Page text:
[3] Adolfo Venturi (“La quadreria Sterbini,” L’Arte 8 (1905): 422-440; La Galleria Sterbini in Roma, Rome, 1906: no. 6) first mentions the panel, together with two companion pieces now in the collection of the Pinacoteca Capitolina in Rome, as belonging to the Sterbini collection, but it had probably been there for several decades by then. After the collector’s death, at least part of the works formerly belonging to him passed to the Pasini collection in Rome (Raimond van Marle, The Development of the Italian Schools of Painting, 19 vols., The Hague, 1923-1938: 4[1924]:288, 378; 13[1931]:454 n. 1) and, possibly, to other collectors as well. Federico Zeri wrote to Robert O. Parks that Pasini was the dealer who sold the entire Sterbini collection; Parks in turn passed this information on to John Walker (letter, Parks to Walker, 27 December 1949, in NGA curatorial files).
[4] The painting was in Brauer’s collection at least by 20 May 1921, when the Paris office of Duveen Brothers describes it in a letter to their New York office: “A picture of ‘Saint Catherine,’ about 18 inches by 14, which he attributes to Ambrogio Lorenzetti.” The dimensions are more accurate in their description two years later (31 March 1923): “1 picture ‘St-Catherine of Alexandria.’ Pointed top. Gold background. Red cloak. Large gold plaque on breast. School of LORENZETTI. About 28 inches high.” Brauer died in December 1923, and Duveen Brothers remained in contact with his widow, Lina Haas Brauer (1868-1936), although they made no purchases from her. Duveen Brothers Records, accession number 960015, Research Library, Getty Research Institute, Los Angeles: reel 82, box 227, folders 26–28, and reel 115, box 260, folder 24 (copies in NGA curatorial files).
[5] Newspaper coverage of the 1929 sale, as well as an annotated copy of the sale catalogue (copies in NGA curatorial files), record Böhler as purchaser of the painting. Inventory card no. 164-32, in the Records of Julius Böhler Munich, Research Library, Getty Research Institute, Los Angeles (copy in NGA curatorial files), documents instead the 1932 purchase by Böhler and the half shares owned by the other dealers. The Lucerne and Munich firms, however, were intimately connected, as the Lucerne firm had been founded in 1920 by a son of the founder of the Munich firm. In 1930, Emilio Cecchi (Pietro Lorenzetti, Milan, 1930: 7) stated that the panel of Saint Catherine “è ora passata alla raccolta Ringling in Monaco.” Fern Rusk Shapley (Catalogue of the Italian Paintings, 2 vols., Washington, D.C., 1979: 1:271), as well as the prospectus assembled by Duveen Brothers (in NGA curatorial files), also speak of an otherwise unspecified Ringling collection in Munich. However, in view of the fact that the painting had been publicized as having been purchased by Böhler’s in Munich, the possible new owner was presumably the circus tycoon John Ringling (1866-1936), who is known to have used Böhler’s services in building up his art collection (now the Ringling Museum) in Sarasota, Florida, since the late 1920s. By 1930-1931, however, Ringling’s collecting had come to a rather abrupt halt as a consequence of the economic crisis (Peter Tomory, Catalogue of the Italian Paintings before 1800. The John Ringling Museum of Art, Sarasota, 1976: ix–xiii). Possibly for this reason the painting never in fact joined the rest of the Ringling collection. Instead, it must have remained in Europe, and Andrea Péter (“Ugolino Lorenzetti e il Maestro d'Ovile,” Rivista d'Arte 13 (1931): 2-44) also cites it as being with Böhler’s, whereas its two companion pieces were still in a private collection, presumably one of Sterbini’s heirs. It is noted in the 1929 newspaper coverage that Ringling was a purchaser at the sale, and perhaps because of this his name was linked with the painting by mistake.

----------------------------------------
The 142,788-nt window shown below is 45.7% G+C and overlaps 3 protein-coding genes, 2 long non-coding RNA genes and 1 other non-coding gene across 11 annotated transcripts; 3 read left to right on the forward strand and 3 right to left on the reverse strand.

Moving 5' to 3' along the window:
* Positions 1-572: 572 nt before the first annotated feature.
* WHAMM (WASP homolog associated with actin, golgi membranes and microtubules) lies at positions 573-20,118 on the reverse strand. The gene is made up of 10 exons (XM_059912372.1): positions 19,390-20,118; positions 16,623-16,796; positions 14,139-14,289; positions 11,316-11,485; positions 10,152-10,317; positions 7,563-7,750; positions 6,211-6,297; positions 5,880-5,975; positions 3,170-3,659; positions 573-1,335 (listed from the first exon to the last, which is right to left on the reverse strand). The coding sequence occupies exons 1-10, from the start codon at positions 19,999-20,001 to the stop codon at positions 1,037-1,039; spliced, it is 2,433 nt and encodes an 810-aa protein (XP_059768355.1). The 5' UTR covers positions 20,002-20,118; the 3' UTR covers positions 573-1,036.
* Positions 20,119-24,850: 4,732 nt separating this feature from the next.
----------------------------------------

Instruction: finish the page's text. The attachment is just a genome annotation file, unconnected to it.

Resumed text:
[6] See the Böhler inventory card cited in note 5. The card also notes that the painting was first sold to Carl Hamilton in May 1937, but was then returned. Hamilton (1886-1967) was a client of Duveen Brothers; the dealer had offered him a large collection of Italian paintings on approval by 1920, but Hamilton did not purchase them and returned the paintings to Duveen the following year. .
1943.4.20
1302
587
521